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Inquest told G-force caused Red Arrows pilot’s death

Jon Egging, the Red Arrows pilot who died performing at an air show near Bournemouth, suffered almost loss of consciousness due to G-force, an inquest heard.

Flight Lieutenant Jon Egging (33), from Rutland, was killed in August last year after his Hawk T1 aircraft fell from the air during a display.

The inquest, which resumed Thursday at Bournemouth Coroner’s Court, found he suffered from ALOC (almost loss of consciousness), and there was little reaction when another pilot told him to check his height.

Black box data found he began to regain consciousness three seconds before the plane crashed, but at that point it was too late to eject or avoid the ground.

The inquest were also told he experienced a max of 6.3 G-force when he broke formation, and the Military Aviation Authority found flying just 70 feet higher could have potentially avoided the crash.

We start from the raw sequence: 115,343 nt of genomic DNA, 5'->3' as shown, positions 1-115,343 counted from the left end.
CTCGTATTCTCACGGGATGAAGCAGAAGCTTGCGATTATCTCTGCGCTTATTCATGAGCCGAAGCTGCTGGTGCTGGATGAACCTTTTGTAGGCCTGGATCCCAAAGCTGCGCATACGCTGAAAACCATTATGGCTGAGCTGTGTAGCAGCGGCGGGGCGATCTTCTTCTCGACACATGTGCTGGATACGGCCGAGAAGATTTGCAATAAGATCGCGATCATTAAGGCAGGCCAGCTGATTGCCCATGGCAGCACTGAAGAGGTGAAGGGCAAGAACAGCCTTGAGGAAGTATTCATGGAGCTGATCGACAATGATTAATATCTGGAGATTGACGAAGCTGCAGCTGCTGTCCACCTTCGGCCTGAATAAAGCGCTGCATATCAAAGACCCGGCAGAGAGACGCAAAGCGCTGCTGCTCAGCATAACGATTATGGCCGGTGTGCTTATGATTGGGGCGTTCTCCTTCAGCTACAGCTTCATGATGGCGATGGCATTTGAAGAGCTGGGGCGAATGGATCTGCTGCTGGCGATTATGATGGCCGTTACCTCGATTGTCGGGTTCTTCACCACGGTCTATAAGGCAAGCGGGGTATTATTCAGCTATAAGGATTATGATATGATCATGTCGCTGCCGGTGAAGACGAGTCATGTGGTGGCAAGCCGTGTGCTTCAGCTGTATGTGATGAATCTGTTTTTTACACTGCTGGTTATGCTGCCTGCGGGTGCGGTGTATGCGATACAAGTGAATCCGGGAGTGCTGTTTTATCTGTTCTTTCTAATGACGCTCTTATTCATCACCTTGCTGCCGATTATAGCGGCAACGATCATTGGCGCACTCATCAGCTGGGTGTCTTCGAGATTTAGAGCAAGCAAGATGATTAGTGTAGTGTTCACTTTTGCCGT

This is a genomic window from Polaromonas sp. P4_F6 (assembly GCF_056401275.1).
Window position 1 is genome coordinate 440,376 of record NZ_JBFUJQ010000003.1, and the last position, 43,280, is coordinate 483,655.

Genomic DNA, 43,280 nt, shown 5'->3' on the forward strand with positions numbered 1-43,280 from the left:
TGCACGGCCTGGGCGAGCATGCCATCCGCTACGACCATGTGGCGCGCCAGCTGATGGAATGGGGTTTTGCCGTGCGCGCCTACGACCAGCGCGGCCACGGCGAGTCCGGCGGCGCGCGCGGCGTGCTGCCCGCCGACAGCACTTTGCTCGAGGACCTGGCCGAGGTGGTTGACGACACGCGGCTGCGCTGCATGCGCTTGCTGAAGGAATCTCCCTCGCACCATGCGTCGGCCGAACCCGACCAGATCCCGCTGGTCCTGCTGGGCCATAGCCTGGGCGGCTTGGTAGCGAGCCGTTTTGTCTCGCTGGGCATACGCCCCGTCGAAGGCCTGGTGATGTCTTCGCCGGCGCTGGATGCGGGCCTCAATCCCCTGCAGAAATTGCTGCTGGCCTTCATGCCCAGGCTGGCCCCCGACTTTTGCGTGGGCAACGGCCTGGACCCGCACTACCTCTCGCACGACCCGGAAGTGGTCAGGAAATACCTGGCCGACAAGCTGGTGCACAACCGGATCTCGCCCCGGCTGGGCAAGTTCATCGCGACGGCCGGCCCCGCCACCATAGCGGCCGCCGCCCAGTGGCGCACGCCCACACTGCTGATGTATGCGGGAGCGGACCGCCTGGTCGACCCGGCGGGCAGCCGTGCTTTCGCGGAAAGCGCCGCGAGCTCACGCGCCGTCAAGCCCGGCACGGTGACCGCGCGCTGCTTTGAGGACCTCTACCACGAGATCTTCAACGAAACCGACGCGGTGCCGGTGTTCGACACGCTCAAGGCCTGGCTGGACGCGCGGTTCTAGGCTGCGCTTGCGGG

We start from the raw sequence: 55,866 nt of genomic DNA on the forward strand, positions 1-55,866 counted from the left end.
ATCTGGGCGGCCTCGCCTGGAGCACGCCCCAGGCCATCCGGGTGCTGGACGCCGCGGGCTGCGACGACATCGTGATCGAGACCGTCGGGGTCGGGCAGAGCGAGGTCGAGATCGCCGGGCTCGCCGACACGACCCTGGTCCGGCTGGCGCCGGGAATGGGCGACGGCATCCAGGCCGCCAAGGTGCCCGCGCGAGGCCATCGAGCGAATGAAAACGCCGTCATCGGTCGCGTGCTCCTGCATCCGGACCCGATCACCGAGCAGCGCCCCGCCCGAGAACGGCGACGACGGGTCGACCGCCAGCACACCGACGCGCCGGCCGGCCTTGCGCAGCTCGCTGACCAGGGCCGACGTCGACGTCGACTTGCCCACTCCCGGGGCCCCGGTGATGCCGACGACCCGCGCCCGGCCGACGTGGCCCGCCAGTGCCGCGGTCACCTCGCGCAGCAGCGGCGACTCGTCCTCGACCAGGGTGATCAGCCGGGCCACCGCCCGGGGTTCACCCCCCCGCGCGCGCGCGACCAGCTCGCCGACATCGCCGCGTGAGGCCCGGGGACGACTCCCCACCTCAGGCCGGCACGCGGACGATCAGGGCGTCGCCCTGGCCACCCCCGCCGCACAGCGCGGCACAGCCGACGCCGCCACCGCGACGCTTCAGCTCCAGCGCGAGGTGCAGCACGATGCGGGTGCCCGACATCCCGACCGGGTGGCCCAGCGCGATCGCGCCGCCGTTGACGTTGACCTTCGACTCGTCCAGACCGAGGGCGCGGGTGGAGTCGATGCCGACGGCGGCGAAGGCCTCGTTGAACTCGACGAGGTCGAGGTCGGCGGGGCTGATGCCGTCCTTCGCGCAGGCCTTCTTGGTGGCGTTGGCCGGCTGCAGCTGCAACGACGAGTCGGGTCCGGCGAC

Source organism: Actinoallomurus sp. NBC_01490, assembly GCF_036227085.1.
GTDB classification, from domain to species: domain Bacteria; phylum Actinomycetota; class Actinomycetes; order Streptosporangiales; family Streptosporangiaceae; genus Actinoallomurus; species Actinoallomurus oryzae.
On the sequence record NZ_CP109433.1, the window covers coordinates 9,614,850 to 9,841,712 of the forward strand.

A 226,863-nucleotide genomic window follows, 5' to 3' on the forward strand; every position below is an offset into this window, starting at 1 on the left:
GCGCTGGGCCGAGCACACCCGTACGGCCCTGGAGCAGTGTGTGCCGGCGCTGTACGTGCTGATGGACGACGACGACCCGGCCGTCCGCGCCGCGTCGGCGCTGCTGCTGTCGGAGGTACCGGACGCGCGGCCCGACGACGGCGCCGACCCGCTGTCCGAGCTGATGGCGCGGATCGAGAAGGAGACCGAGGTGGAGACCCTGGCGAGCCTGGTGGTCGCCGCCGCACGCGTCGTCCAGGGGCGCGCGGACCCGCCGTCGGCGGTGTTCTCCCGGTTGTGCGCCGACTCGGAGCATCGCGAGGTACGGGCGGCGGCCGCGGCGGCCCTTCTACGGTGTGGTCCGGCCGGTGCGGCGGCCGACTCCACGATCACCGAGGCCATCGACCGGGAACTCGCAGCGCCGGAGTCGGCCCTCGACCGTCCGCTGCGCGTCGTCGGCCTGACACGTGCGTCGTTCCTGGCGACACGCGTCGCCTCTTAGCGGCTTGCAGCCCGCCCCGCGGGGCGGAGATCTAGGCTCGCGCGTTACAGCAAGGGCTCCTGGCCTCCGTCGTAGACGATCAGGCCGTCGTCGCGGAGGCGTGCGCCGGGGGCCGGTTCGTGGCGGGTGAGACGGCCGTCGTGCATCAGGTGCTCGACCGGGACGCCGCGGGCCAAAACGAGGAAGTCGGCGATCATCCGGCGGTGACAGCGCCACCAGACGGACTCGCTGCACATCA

It is thought that Flt Lt Egging succumbing to G-force impairment and “inadequate” G-force awareness could have been factors of the accident.

Technical issues with the aircraft were ruled out.

Egging died instantly from multiple injuries. The were of a severity which would have been impossible to survive.

According to the pilot that requested Egging to check his height, Red Arrows pilots wear “g-suits” designed to stop them blacking out during manoeuvres.

His wife, Dr Emma Egging, also gave evidence at the inquest. She told the inquest that there was a buzz among pilots and families before the display.

She also mentioned that earlier in the year he took 10 days off to recover from neck and back pain, treated by the MOD and an osteopath. On the day, he had taken tablets for a painful back.